Airfix 1/72 SPAD VII
“Le Vieux Charles” of Capitaine Georges Guynemer
The French industrialist Armand Deperdussin started the famous S.P.A.D. company to initially design and produce a line of streamlined monoplane racers. When Deperdussin was arrested for a number of questionable financial dealings, a group of industrialists headed by Louis Bleriot purchased the assets of the company, keeping the talented design staff in place. As WW I started, the company initiated work on military designs. The first production military aircraft by the SPAD works was the strange looking two place A.2 with the observer or gunner located in a pod in front of the engine. The A.2 was not a great success but it resulted in the development of several features that became design characteristics for subsequent SPAD aircraft – long, thin single bay wings with a narrow gap and an additional set of interplane struts located where the flying wires crossed.
In response to a French General Headquarters’ request for an aircraft designed around the 150-hp Hispano-Suiza engine, the SPAD engineers developed what would become the SPAD VII. The development of the aircraft was longer than expected but when production got under way, one of the first SPAD VIIs was assigned to the popular ace Georges Guynemer of the famous Cigones squadron. He flew the airplane in combat for the first time on 4 September 1916 and scored his fifteenth victory. He fell in love with the SPAD and reported that “She loops wonderfully. Her spin is a bit lazy and irregular, but deliciously soft”. The airplane was also noted as one of the best diving aircraft of the war plus it could take a good deal more punishment than other fighters and remain in the air.
In the spring of 1917, the more powerful 180-hp Hispano-Suiza engine became available for the SPAD VII. The first aircraft produced with this engine, number S.254, was assigned to Guynemer and was his third SPAD. He scored nineteen of his victories in this airplane. This historic aircraft still exists and is on display at the Air and Space Museum at Le Bourget. The SPAD VII was exported to various countries and was popular in many air forces.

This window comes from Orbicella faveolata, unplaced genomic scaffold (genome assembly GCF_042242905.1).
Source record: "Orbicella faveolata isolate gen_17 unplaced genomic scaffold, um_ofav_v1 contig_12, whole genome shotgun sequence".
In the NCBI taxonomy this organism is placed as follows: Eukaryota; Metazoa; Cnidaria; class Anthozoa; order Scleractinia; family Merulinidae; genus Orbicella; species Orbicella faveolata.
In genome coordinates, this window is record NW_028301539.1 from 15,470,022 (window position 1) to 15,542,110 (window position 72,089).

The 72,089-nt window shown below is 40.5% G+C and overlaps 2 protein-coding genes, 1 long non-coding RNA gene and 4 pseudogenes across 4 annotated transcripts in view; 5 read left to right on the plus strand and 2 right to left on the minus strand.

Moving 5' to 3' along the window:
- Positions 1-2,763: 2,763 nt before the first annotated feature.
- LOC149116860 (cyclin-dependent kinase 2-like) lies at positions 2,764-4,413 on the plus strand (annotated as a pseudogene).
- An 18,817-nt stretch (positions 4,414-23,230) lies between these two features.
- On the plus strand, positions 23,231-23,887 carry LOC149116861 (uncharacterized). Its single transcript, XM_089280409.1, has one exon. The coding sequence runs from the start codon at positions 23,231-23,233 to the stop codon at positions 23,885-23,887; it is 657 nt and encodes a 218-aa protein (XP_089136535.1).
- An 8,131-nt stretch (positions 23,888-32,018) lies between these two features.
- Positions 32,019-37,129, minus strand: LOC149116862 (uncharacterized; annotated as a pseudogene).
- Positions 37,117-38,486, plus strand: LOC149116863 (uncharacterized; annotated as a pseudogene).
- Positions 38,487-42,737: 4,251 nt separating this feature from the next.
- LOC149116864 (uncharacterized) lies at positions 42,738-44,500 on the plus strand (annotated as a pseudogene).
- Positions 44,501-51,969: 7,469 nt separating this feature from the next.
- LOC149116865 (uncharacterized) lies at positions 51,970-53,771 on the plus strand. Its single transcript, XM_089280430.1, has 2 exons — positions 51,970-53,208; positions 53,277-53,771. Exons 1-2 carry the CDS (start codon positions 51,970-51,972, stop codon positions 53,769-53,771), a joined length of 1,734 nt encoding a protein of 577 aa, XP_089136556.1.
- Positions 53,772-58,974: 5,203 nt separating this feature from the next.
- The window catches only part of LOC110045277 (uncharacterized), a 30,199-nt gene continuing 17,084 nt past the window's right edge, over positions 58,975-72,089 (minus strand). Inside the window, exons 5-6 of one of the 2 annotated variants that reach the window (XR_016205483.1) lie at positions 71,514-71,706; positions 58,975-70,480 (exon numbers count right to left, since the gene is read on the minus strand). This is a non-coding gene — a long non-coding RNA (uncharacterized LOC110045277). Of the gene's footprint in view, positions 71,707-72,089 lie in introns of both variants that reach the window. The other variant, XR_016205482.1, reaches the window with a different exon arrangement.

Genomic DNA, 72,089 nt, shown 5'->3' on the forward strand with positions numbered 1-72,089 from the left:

The instruction sheet for this model has a copyright date of 1988 but I am sure that Airfix initially issued the kit long before that date. The model appears to be basically accurate in overall length and wingspan. The tips of the tail surfaces are slightly rounded where they should be pointed but they are the right size and don’t look too bad. In line with many kits of the 60’s, the cockpit consists of a bar and a pilot to mount on the bar. The most glaring problem with the kit is the simulation of the fabric covered wing surfaces. Deep “trenches” are provided between each rib. This is much too deep to be scale. The wings also featured a very noticeable ejector pin marking on the bottom surfaces.
The kit includes a molded windscreen and features decals to produce Capitaine Georges Guynemer’s famous S.254.
Construction started with the fuselage. To improve the detail level, I added a simple instrument panel, a joystick, some simulated stringers and controls along the inside of the fuselage and a photo-etched pilot seat. I also added a photo-etched cooling jacket to the machine gun.
I sanded the top and bottom surfaces of the wings, which improved the appearance slightly, but the rib trenches are still major appearance items. I tried to fix the ejector pin flaw but the combination of curved wing surface and rib trenches made this very difficult to completely eliminate.